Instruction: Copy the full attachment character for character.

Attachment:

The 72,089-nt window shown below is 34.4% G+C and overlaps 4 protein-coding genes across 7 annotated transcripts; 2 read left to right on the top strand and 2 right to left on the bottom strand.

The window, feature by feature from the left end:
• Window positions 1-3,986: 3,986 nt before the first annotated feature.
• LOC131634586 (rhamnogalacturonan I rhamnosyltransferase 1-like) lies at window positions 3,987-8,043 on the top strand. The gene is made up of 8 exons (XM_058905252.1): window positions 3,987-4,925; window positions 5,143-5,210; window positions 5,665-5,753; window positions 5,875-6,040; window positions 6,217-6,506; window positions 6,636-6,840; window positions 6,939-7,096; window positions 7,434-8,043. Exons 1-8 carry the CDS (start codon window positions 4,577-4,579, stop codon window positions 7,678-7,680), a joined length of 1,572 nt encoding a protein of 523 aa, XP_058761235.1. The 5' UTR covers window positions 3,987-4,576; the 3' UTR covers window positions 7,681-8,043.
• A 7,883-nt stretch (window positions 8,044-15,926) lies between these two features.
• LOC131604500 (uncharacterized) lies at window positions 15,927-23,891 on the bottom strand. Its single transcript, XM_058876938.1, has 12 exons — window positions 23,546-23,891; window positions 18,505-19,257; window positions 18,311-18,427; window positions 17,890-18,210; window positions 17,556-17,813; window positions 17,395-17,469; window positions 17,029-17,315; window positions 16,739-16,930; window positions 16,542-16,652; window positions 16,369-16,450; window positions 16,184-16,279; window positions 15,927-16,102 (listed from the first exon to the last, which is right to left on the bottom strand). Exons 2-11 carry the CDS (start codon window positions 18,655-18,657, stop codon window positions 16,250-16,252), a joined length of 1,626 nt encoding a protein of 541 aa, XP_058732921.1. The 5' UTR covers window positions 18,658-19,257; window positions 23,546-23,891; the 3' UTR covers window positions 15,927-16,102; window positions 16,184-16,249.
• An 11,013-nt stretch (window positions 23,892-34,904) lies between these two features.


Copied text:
The 72,089-nt window shown below is 34.4% G+C and overlaps 4 protein-coding genes across 7 annotated transcripts; 2 read left to right on the top strand and 2 right to left on the bottom strand.

The window, feature by feature from the left end:
• Window positions 1-3,986: 3,986 nt before the first annotated feature.
• LOC131634586 (rhamnogalacturonan I rhamnosyltransferase 1-like) lies at window positions 3,987-8,043 on the top strand. The gene is made up of 8 exons (XM_058905252.1): window positions 3,987-4,925; window positions 5,143-5,210; window positions 5,665-5,753; window positions 5,875-6,040; window positions 6,217-6,506; window positions 6,636-6,840; window positions 6,939-7,096; window positions 7,434-8,043. Exons 1-8 carry the CDS (start codon window positions 4,577-4,579, stop codon window positions 7,678-7,680), a joined length of 1,572 nt encoding a protein of 523 aa, XP_058761235.1. The 5' UTR covers window positions 3,987-4,576; the 3' UTR covers window positions 7,681-8,043.
• A 7,883-nt stretch (window positions 8,044-15,926) lies between these two features.
• LOC131604500 (uncharacterized) lies at window positions 15,927-23,891 on the bottom strand. Its single transcript, XM_058876938.1, has 12 exons — window positions 23,546-23,891; window positions 18,505-19,257; window positions 18,311-18,427; window positions 17,890-18,210; window positions 17,556-17,813; window positions 17,395-17,469; window positions 17,029-17,315; window positions 16,739-16,930; window positions 16,542-16,652; window positions 16,369-16,450; window positions 16,184-16,279; window positions 15,927-16,102 (listed from the first exon to the last, which is right to left on the bottom strand). Exons 2-11 carry the CDS (start codon window positions 18,655-18,657, stop codon window positions 16,250-16,252), a joined length of 1,626 nt encoding a protein of 541 aa, XP_058732921.1. The 5' UTR covers window positions 18,658-19,257; window positions 23,546-23,891; the 3' UTR covers window positions 15,927-16,102; window positions 16,184-16,249.
• An 11,013-nt stretch (window positions 23,892-34,904) lies between these two features.